“It takes time. This is not a get-rich-quick thing,” Ramon says. “This is more about getting out there every day and using the tools all around us.”
Share not just your image but share something of value to your community, Ramon adds.
Asked what platform is best, Ramon says that it’s the platform your audience members frequent. If they’re on LinkedIn, be on LinkedIn. If they’re on TikTok, make sure to have a presence on TikTok.
You may have to experiment a bit on what content to post, but the key is to consistently produce content that’s of value to your audience, Ramon explains.
“Two ways to create your brand and sell is to mass market a product. Sell to thousands by using advertising. The other is to build a community through serving.”
The Importance of a Model
Rylee tells Ramon that he thinks his group acts more like hunters rather than farmers.
“It’s kind of like we’re going in, we’re hunting the prey, we skin it, we clean it, we cook it, we eat it, then move on to the next territory with no branding,” he says.
In contrast, a farmer plants seeds knowing that someday, there’s going to be a harvest.
Ramon says that that’s what he loves about opportunities, which he says are everywhere. There are a lot of ways to make money, he says.
What leaders can do, however, is to learn from each other. Hunters can try and cultivate their own communities and build their brand, while farmers can learn to conduct their own events and move to where their communities are, he explains.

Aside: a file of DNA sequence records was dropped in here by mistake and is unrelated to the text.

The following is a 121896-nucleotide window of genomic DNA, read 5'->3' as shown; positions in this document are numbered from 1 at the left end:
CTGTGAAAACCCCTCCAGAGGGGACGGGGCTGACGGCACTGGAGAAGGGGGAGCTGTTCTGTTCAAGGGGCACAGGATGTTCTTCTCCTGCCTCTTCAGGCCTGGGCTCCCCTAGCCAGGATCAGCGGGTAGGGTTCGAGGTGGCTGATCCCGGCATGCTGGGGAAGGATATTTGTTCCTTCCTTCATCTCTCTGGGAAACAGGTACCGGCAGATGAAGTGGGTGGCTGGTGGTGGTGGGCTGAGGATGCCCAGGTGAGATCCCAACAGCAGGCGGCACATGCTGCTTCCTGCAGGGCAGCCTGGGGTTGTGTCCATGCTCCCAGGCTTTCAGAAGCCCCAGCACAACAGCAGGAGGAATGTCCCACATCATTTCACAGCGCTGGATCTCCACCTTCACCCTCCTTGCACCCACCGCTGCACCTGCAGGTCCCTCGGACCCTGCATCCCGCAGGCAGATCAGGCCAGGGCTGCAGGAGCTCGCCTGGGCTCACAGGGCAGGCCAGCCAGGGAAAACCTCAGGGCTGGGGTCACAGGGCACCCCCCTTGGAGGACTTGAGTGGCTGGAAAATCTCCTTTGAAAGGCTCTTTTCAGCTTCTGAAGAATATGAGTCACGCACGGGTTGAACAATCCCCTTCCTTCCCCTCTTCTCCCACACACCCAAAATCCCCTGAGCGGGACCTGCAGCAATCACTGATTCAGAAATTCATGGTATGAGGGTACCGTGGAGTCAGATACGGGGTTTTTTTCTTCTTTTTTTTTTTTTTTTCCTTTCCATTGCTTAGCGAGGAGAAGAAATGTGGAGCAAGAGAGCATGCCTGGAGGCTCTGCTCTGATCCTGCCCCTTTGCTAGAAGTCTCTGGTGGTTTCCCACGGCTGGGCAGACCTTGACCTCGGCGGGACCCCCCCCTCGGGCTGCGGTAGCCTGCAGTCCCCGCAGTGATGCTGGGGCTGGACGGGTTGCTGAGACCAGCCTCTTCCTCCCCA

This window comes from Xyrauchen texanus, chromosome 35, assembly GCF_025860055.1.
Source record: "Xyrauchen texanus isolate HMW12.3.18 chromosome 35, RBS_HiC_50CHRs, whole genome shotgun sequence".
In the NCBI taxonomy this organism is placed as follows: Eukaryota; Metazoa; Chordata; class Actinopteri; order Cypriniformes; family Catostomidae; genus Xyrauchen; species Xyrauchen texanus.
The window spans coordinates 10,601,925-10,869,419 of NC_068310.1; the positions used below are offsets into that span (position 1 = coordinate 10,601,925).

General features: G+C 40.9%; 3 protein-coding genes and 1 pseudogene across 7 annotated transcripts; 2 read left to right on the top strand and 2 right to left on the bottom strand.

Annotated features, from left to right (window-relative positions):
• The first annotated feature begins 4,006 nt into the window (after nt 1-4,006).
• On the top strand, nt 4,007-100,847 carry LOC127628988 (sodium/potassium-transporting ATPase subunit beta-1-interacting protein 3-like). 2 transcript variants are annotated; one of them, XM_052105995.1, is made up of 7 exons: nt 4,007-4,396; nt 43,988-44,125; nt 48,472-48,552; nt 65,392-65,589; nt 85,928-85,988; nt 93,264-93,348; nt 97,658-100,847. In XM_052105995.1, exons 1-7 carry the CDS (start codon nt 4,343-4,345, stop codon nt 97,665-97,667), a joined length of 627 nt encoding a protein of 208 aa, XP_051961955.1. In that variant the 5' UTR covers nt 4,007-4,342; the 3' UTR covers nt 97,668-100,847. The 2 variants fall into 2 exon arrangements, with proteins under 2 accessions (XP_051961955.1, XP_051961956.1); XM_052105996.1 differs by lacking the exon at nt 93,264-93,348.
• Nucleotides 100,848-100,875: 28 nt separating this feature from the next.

It also pays to have a model to success, Rylee adds.
“It’s so important to find somebody successful to model. Even though you’re providing content, value, but you don’t have cash flow, that’s scary,” he warns.
It’s also important to find a mentor and discover what works instead of trying to reinvent the wheel, he says.
It’s so important to find somebody successful to model. Even though you’re providing content, value, but you don’t have cash flow, that’s scary
“That is so true. As small business owners, we don’t know what we don’t know,” Ramon says.
Business owners can be really good at making their product, but sales is a discipline, he says.
Sales has two parts. One is technical and involves the systems and processes used. You can hire people to help do this aspect, he says.
The more important facet, however, is mindset. Without it, things will not work out.
You can hear Ramon’s and Rylee’s full talk on The Sales Conversion Podcast.